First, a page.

I've been here at Calvin College, in Grand Rapids, Michigan, for the past three days as a guest of the Festival of Faith and Writing. It's been a wonderful visit. The staff is welcoming and effortlessly competent, the students are enthusiastic and promising, and the attendees are somehow not only willing, but actually excited to show up at the crack of dawn on a weekend to hear some non-celebrity former TV critic from the boonies talk about theology and stuff.
It's a a beautiful campus, besides, dotted with low, rambling buildings whose unotrusiveness -- none are over a couple of stories high, all are the color of earth or sand -- seems to reflect the stated ethos of the college. I heard a faculty member mention that Calvin is a place where "we compete to be the most humble."
But what I love most about a college campus -- any campus, really, from corporate to clerical -- are the pathways. Curving through trees, skirting green spaces, circling fields, edging buildings. When I set out on such a path, I always get a jolt of memory at some particular point, perhaps when the path crests a rise or veers away from structures. I remember vacations with my family, the campgrounds where we parked our rented RV, and the paths that my brothers and I immediately set off to explore. I remember church camps, with the paths that led from cabins to dining halls to campfire pits to circles of benches out in the woods. At the end of the week, treading the now-familiar paths, I felt like a newly-minted expert in the ways of the place, a veteran ceding the ground to the next group like Charlie Brown: "I've done my hitch."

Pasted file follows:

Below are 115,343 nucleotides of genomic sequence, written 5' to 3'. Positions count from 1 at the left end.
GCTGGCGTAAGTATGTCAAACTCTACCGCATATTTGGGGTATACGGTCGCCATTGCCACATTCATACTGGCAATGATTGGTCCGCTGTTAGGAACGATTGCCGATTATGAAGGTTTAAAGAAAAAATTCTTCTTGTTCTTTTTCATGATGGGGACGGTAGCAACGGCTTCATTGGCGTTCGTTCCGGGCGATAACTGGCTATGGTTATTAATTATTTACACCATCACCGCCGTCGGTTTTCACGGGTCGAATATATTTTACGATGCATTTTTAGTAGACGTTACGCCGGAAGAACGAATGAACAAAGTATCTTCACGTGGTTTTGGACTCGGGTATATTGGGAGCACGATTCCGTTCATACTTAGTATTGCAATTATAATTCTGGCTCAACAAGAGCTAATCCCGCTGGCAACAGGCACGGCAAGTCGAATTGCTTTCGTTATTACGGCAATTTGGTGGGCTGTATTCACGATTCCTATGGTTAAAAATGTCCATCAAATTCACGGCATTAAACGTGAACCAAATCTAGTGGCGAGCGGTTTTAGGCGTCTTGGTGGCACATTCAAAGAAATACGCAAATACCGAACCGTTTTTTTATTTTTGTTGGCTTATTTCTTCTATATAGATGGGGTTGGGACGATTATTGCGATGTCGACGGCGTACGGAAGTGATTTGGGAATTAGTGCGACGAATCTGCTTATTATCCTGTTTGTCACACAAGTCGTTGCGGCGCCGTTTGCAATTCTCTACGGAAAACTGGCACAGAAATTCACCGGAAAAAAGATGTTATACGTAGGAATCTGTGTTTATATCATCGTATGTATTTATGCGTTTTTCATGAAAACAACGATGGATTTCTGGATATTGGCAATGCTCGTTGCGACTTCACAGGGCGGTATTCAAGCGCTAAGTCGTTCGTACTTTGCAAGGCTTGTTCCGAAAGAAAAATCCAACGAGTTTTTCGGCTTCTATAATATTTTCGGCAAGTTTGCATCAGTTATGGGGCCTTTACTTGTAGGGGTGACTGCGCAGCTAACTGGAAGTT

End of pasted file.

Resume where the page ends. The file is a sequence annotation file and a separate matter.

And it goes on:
I'm not an adventurer. I don't strike out into the unknown. I like a path because a path says "this goes somewhere." I can never resist finding out where. But the greatest pleasure of a path isn't finding out for the first time where it leads. It's knowing where it leads, the next time.